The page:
Police Specialist Ronald Jeter / Police Officer Daniel Pope | Cincinnati Police Department

 


 

Jeter PAGE
Jeter Badge

Police Specialist Ronald D. Jeter
Badge: PS121
Age: 34
Served: 4¾ years
February 7, 1993 to December 6, 1997

Ron was born in 1963.  He attended Beechcroft High School in Columbus, graduating in 1982.

One month out of high school, on June 10, 1982, Ron enlisted in the United States Marine Corps Reserves and served in active duty until April 13, 1983.

From 1983 to 1986, Ron worked at Tire America in Seville, Ohio as a Service Manager.  He attended Columbus State College from 1983 to 1988, majoring in Finance.  From 1986 to 1993 he worked at Nationwide Insurance, United Insurance in Columbus, and American Loyalty.

On February 7, 1993, Ron joined the Cincinnati Police Division as a Police Recruit.  On June 27, 1993 he was promoted to Police Officer, issued Badge Number 375, and assigned to District 1.  He rotated to District 5 (1012 Ludlow Avenue) on July 17, 1994.  During 1995 he was assigned to the Criminal Apprehension Team (CAT).  During 1996, he was additionally assigned to the Division’s Special Weapons and Tactics (SWAT) Team.  On January 26, 1997, after competing in his first promotional examination, he was promoted to Police Specialist and issued Badge Number PS121.  By December 1997, with only 4¾ years’ experience, he had already received 10 letters of appreciation and/or commendation; including 4 from Police Chief Michael Snowden and 2 from Patrol Bureau commanders.  He clearly had a distinguished career in front of him.

 

Pope PAGEPope Badge

Police Officer Daniel J. Pope
Badge:  256
Age:     35
Served: 6¼ years
September 15, 1991 to December 5, 1997

Dan was born January 8, 1962 to Cincinnati Police Officer Robert L. Pope and Mary Jane Pope.  He attended North College Hill High School and graduated June 1980.  By then, his father was serving as a Lieutenant in the Program Management Bureau.  During the summer of 1979 Dan worked at the Clovernook Country Club.  During his senior year, he worked at Roy Rogers.  After high school, he worked in the stockroom at McAlpins in Northgate.  He also attended a year at the Raymond Walters Branch of the University of Cincinnati and majored in Liberal Arts.  During February 1988, he took a dispatcher job at Nightingale Medical.  During December 1990, he married his wife, Linda, a Cincinnati Fire Fighter.

Six years after his father retired, Dan joined the Cincinnati Police Division as a Police Recruit on September 15, 1991.  On February 2, 1992, he was promoted to Police Officer, issued Badge No. 256, and assigned to District 3 (3201 Warsaw Avenue).  On November 14, 1993, he rotated to District 4 (4150 Reading Road).  A year and a half later, he transferred to District 5 (1012 Ludlow Avenue), where, according to his supervisor, he was becoming a relief leader and sought out by others for advice and assistance.  District Commander, Captain Phyllis A. Caskey, wrote him a District-Level commendation in November 1995 for the capture of two armed robbers.  During 1996, he was assigned to the District 5 Criminal Apprehension Team (CAT) where his sergeant assessed him as an “aggressive officer who seems to be working well” with his partner, Specialist Ronald Jeter.

 

Alonzo Marcus Davenport
Age: 20

Alonzo Davenport’s 20 years of life had not been so distinguished.  He was not raised by his parents, but by his great-grandmother, on Republic Street.  He played basketball for Porter Junior High School and Taft High School, but had several brushes with the law as a juvenile.  At 18, he fathered an illegitimate child.  By 19 he had two traffic convictions.  At 20, he fathered a second illegitimate child by another mother, Alana Strother, and was living with her at 28 W. Hollister.  On March 15, 1997 he was charged with Domestic Violence (later convicted).  Ten days later, he was charged with drug possession.  The next month, he was charged with another drug possession charge.  During October 1997, another Domestic Violence charge, this time a felony.  Also in October, he was charged with passing bad checks and another Domestic Violence at the end of October; this one for striking Miss Strother, kicking her, and pushing her into a wall while she held their infant child.  In November 1997, their landlord evicted them and shut off their utilities; but they stayed in the apartment, playing rap music until all hours of the night, and disturbing the neighbors’ sleep.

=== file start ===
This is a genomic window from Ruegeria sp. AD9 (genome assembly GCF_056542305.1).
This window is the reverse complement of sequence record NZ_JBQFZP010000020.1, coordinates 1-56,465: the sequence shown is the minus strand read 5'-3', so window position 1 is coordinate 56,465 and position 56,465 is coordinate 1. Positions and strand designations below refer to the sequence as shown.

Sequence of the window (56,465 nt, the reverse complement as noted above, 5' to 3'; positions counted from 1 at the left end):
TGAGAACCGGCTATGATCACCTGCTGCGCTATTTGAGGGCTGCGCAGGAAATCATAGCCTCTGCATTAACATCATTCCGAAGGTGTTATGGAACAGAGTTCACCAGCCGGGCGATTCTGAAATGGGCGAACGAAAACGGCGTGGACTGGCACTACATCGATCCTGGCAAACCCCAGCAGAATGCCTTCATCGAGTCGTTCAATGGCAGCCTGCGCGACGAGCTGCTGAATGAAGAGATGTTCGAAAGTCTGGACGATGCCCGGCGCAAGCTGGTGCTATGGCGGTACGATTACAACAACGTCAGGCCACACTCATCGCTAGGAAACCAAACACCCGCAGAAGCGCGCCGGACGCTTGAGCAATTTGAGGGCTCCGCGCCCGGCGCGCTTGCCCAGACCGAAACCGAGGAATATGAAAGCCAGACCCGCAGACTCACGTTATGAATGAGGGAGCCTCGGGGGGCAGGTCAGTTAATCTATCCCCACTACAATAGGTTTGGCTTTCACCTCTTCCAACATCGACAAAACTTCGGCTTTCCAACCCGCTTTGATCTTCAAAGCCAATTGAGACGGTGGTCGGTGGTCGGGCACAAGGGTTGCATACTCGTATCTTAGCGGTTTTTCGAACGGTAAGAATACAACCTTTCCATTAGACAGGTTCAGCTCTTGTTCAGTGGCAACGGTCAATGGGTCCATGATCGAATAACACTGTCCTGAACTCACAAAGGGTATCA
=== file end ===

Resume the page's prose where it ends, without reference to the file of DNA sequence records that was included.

INCIDENT

The day after Thanksgiving, since 1972, had been the traditional start for the annual Robbery Task Force, usually consisting of hand-picked men and women from districts and investigative sections.  During 1997, Specialist Jeter and Officer Pope had earned their slots in the Task Force.

Davenport was on probation and piling up warrants when, on December 3, 1997, at 23 West Hollister Street, he fired a shot through Miss Strother’s door.

On December 4, 1997 at 9:41 p.m., while dressed in plain clothes and with uniformed Officer Shyane Baker, they responded to 23 West Hollister Street for a report of an assault and a man with a gun.  The complainant, Miss Strother, reported that Davenport had held a gun to her head and threatened to kill her.  Several officers tried to find and apprehend Davenport during the night, but to no avail.

The next night, on December 5, 1997, at 11:55 p.m., Specialist Jeter and Officer Pope parked their undercover police vehicle in the area and walked to 23 West Hollister in another attempt to find and arrest Davenport.  Davenport, Angela Mills, Lisa McCollum, and Marvin Jones were inside the “vacant” apartment at 23 West Hollister.  Davenport looked out the front bedroom window and saw the officers approach, but after a few minutes he thought they had left.  A few minutes later, Specialist Jeter and Officer Pope knocked on the door.  Davenport walked to a recliner and retrieved a Charter Arms Undercover .38 Special revolver (which had been stolen years before).  He walked to the door and asked, “Who is it?”, while placing the handgun in the small of his back.  The officers identified themselves with their badges and asked if Davenport was there.  Davenport opened the door and allowed the officers to walk into the apartment.  Officer Pope’s attention was immediately drawn to Jones who was smoking a marijuana cigarette.  Davenport identified himself as “Keith” to Specialist Jeter, but he was not fooled and ordered Davenport to put his hands behind his back.